Pennsylvania family details story of abuse by priest
Sisters say they were abused by the same priest. Fortney family opens up on 'The Story.'
A family of sisters who said they were sexually abused by the same priest in Pennsylvania spoke to Fox News about the damage done to their household after they let the priest become a trusted friend of the family, who even would say grace to them at dinner.
Accusations that five of the eight sisters in the family were sexually abused by the Rev. Augustine Michael Giella in the 1980s were revealed in the Pennsylvania grand jury report on sex abuse in the Catholic Church, as Penn Live reported. Hundreds of priests were said to have molested more than 1,000 children since the 1940s and senior church officials, including the current archbishop of Washington, D.C., allegedly covered up the abuse.
Giella was charged in August 1992 in New Jersey, where he had retired — he moved to his retirement home with the help of the girls’ family. The family was barred from speaking by a confidentiality agreement until the report was released, as Fox 43 reported.
WARNING: ACCUSATIONS MAY BE DISTURBING
“I feel like I am living in the Twilight Zone. How do people think this is okay?” Carolyn Fortney said on “The Story” with Martha MacCallum, when asked if the cover-up was just as bad as the abuse.
Giella died in 1993 while awaiting trial. The Roman Catholic Diocese of Harrisburg did not return Fox News’ request for comment immediately.
Court records indicated Giella started molesting Carolyn when she was about 2 years old, abuse that included fondling, having her pose naked for photos in sexual stances, and — with Giella dressed in clerical garb — oral sex. Investigators, as the grand jury report revealed, recovered bound volumes of photos he had taken of naked children, and a collection of girls’ underwear that he preserved and labeled with the victims’ names.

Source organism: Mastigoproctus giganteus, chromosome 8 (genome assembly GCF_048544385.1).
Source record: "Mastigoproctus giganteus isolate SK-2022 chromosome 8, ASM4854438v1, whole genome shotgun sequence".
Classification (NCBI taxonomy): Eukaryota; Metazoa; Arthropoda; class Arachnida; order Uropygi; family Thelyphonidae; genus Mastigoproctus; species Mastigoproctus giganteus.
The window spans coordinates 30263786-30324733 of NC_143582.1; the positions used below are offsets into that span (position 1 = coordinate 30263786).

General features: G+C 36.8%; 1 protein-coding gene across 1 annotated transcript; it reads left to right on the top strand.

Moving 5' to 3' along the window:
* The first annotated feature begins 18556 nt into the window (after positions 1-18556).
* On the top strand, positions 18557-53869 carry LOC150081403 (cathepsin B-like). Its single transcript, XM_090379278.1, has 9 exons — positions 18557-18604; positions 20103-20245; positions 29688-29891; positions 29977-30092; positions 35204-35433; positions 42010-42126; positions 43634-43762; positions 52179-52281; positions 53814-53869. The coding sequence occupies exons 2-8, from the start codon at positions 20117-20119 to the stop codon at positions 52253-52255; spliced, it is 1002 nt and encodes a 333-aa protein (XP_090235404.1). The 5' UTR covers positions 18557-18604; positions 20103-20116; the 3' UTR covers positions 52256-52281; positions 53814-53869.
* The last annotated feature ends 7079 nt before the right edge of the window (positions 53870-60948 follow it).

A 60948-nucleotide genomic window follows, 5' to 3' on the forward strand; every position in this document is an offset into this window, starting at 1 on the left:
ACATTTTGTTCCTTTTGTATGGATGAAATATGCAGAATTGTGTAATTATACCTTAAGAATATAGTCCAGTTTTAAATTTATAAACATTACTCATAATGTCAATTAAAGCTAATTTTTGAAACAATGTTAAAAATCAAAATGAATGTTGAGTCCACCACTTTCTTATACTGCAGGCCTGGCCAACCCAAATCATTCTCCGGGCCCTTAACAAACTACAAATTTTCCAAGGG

Her father said he always had her side. “I believed what happened to my Carolyn right away when I was told about it. Because the way she was crying and acting and everything, it just had to be true. No one would act like that or lie to their father in that manner. I knew it had to be true,” Ed Fortney said. “I could not work for two years after that happened. That really put us in a hole.”
The sisters spoke of trust issues with leaders of society after Giella’s vicious exploitation.
Lara Fortney McKeever, whose abuse began at 10, said she’s forgiven the priest, but added: “I feel like the Catholic Church was the one responsible for having such leniency to all of this. It pretty much attracts pedophiles because of how the laws are. It’s a place to hide.”
Her sister, Patty Fortney-Julius, whose abuse began at 13, added it was more important for the diocese to protect their church hierarchy than to protect their family.
In a police report filed when authorities searched his home and arrested Giella, an investigator wrote there had been “numerous calls” from women who read about Giella’s arrest to say “they were fondled and sexually abused by him during the 1960s and 1970s when he was the parish priest in Hackensack, New Jersey.”
Giella was facing sexual assault, child endangerment and child pornography charges in Ocean County, New Jersey, when he died in 1993 at about age 72.
The sisters previously told CBS News they chose to step forward to help other possible victims. “We knew that we needed to do more to help prevent this from happening to other people,” Carolyn said.
The Associated Press contributed to this report.
Frank Miles is a reporter and editor covering geopolitics, military, crime, technology and sports for FoxNews.com. His email is [email protected]
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